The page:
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How Google’s SERPs Have Changed in 2015

serps-thumbBy Autumn Rivers – Contributing Writer, The Marketing Scope.

It seems Google can’t go a whole year without making some sweeping changes, and 2015 has been no exception. The search engine results pages, in particular, have been modified quite a bit. Some of the changes should be interesting to you not just as a frequent Google user, but also as a digital marketer. So before you make any plans to advertise on Google, check out what’s changed this year.

Local 3-Pack Shines on the SERPs

Google has been trying to improve the localization of search results for years now, so it makes sense that a few months ago, the local 3-pack took the place of the 7-pack. Basically, with the new 3-pack, only three of the traditional seven local listings show up, as you can see here:

google-serps

The change from seven to three listings may upset some business owners who are no longer on the list, but Google likely had a few reasons for this. For instance, the last four listings on the page were probably not being clicked on enough to justify keeping them on the list. Plus, mobile users could only see three of the seven listings anyway. Now desktop users will see an equally short list.

Non-Local Searches Get Local Search Results

Google is so intent on localizing search results that it’s now even showing them in response to non-local searches. Now you no longer have to type in “Phoenix jugglers” to find entertainment for your party (or just fun people you might want to get to know…). Even without typing in your location, you’ll often see the local 3-pack now.

And those listings take up a lot of space on the page, pushing down organic search results. When you combine the 3-pack with the ads on top, you leave a lot less room for the non-local, organic results, which means people may have to scroll a bit to find a site that should really be first on the list. This is all good news for those lucky top three local businesses, but it might actually make non-local searches less accurate.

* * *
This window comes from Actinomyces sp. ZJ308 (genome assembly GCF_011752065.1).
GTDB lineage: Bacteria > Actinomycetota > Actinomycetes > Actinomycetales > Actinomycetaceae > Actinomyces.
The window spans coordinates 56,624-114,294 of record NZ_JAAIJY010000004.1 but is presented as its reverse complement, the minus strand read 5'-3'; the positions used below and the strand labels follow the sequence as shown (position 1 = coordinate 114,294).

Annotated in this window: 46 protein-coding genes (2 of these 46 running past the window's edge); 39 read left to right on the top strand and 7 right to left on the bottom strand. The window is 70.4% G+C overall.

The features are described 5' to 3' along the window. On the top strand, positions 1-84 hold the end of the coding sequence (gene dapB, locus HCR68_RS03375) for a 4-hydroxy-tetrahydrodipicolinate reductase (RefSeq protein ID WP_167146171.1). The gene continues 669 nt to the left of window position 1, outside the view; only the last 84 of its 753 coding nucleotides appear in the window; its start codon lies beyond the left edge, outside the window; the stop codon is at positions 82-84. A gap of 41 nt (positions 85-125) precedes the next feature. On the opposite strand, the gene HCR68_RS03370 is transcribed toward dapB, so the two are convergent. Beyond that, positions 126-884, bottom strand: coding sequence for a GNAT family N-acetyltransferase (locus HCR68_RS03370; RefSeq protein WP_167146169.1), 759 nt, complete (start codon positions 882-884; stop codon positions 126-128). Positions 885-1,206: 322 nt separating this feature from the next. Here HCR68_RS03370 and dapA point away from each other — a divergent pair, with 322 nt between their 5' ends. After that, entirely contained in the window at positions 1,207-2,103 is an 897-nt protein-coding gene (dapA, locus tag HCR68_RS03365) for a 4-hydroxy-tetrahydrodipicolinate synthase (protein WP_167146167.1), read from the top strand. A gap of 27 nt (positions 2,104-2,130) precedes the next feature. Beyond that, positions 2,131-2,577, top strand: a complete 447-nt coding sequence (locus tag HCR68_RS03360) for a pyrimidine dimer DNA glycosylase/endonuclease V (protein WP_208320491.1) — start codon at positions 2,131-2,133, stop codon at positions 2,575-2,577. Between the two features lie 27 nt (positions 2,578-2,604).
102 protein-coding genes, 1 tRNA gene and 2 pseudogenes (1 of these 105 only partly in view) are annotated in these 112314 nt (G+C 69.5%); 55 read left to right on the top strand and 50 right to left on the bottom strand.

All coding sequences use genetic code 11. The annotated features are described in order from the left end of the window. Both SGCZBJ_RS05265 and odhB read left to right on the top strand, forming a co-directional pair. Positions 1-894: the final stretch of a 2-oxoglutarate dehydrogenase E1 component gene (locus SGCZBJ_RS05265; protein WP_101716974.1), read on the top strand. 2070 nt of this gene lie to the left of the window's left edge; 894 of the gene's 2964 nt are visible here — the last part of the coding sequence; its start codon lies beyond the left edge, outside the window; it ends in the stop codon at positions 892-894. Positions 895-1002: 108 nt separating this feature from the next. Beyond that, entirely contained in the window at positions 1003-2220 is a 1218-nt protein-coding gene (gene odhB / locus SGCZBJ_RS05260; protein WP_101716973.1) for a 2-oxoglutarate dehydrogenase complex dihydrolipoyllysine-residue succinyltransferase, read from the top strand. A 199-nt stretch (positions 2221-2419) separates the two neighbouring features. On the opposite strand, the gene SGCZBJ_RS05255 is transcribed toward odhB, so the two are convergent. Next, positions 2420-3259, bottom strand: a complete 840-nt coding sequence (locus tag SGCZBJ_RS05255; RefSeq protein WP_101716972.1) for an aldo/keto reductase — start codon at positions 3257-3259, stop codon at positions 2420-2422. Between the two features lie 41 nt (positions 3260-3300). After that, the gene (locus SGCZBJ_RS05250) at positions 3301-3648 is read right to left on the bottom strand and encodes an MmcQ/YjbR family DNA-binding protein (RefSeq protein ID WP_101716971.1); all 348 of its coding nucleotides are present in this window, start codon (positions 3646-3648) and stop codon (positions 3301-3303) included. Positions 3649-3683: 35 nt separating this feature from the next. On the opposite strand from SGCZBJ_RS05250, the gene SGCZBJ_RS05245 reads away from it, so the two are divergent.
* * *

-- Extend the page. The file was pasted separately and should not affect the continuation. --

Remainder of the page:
Mobile Sites Are a Must

If you weren’t living under a rock in the spring of 2015, you heard a little something about Mobilegeddon. But it’s understandable if you already forgot about it, because it didn’t shake things up nearly as much as everyone cautioned.

That’s likely because most businesses actually listened to the warnings and made their site mobile friendly. They did have a few months’ notice, after all. And those few sites that didn’t get mobile friendly right away did lose some traffic, but some made up for it by buying mobile-search ads to keep Google users’ attention. As for the business owners who ignored it altogether, you’ll probably never know who they are, because you won’t see their sites among the top SERPs until they get mobile friendly.

More Ads Appear on Some Mobile Searches

Mobile searches used to produce two text ads above the search results, but as of this summer, some searches now result in three. The number of ads you see on the SERPs depends on how many are relevant to what you’re looking for.

The good news is that the extra ad does not seem to take up more space on the results page, since Google just makes each ad a little smaller when it shows three. And the even better news is that advertisers have seen an increase in impressions since this change took place, which is definitely encouraging for digital marketers.

Have you noticed any other changes when it comes to Google’s SERPs this year?

By Autumn Rivers – Contributing Writer, The Marketing Scope
Email: autumn@themarketingscope.com, Twitter: @AutumnEditing